Special Issue: EU Free Trade Agreements and Constitutional Rights

Publication Date: 
24 October 2014
Publisher: 
John Wiley & Sons Ltd
Publication Place: 
Oxford
Publication Language: 
EN
Appearing in: 
European Law Journal
Volume: 
20
Issue: 
6
Pages: 
713-717
DOI: 
10.1111/eulj.12100
Abstract: 

How are constitutional rights protected or undermined in free trade agreements
(FTAs) involving the European Union (EU)? Such rights include the traditional
first-generation civil and political rights; the second-generation social, economic and
cultural rights, as well as third-generation rights that include the environment. Over
the past decade, there has been a clear increase in the number of FTAs entered into
by the EU. In the majority of these agreements, respect for human rights is often
presented as an essential element. From the EU’s perspective, focus has always been
on using these agreements to foster its normative standing. This entailed a promotion
of its core values on human rights and good governance. The critical factor has
always been to use these agreements to check excesses of repressive regimes. But given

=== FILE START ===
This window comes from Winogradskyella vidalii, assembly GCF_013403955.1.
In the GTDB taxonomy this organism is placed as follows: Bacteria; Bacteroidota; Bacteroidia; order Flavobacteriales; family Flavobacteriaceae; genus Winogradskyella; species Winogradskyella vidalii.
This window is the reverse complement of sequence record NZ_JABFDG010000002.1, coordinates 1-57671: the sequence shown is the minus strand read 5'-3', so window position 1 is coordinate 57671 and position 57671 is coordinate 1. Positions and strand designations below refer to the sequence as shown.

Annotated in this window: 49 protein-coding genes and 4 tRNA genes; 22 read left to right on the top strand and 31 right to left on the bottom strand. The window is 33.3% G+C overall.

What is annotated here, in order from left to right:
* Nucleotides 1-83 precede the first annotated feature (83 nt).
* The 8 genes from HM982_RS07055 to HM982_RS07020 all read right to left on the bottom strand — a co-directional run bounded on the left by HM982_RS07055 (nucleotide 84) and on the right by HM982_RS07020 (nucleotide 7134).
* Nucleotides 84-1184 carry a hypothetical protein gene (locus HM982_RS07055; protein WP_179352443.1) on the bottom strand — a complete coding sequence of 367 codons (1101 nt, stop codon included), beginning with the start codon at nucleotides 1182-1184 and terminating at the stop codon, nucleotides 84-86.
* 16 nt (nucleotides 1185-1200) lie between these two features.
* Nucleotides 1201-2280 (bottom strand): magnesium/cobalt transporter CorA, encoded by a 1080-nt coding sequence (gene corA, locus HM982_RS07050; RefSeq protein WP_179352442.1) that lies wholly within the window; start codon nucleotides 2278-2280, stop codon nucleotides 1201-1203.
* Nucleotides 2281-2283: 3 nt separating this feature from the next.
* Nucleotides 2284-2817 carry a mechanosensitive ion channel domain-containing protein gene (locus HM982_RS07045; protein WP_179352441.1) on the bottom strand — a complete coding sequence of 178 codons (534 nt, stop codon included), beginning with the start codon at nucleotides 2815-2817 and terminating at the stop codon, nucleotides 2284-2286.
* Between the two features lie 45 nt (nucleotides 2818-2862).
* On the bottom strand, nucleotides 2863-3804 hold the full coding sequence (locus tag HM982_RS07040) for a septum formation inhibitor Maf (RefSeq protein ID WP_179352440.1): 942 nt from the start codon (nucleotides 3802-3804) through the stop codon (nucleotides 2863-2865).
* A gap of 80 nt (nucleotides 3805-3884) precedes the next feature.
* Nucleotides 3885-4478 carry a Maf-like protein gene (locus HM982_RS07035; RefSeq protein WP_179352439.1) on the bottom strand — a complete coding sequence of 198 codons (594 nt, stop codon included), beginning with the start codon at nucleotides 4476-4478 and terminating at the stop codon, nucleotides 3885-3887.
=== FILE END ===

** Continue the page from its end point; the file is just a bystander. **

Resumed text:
that human rights are regarded as indivisible, there is also a strong desire from critics
that greater attention is equally placed on socio-economic rights. This argument is
further stretched in those countries with constitutions that clearly stipulate the pro-
tection of second- and third-generation rights.
There are many reasons why rights have been included in EU FTAs. From the
EU’s perspective, not only are its normative values extended farther afield through
such clauses, but it also signals that commercial policy cannot be conducted in
isolation. Rather it is part of a package of tools in foreign affairs that the Union can
use. From the perspective of partner countries, embracing such rights may actually be
a strategy with which to sell a more burnished image that is attractive to foreign
investors and visitors. What is more, some of these countries also embrace the clauses
mindful of the salience accorded to human rights in their own national constitutions.
The EU is not alone in using such provisions in its FTAs. The United States has also
been keen to integrate human rights and soft political provisions in its trade deals as
well as preferential schemes such as the one sanctioned under the African Growth and
Opportunity Act. The approach used by the EU since the 1990s has been that of
carrots and sticks: providing perks to good performers and forfeiting the same to
renegades.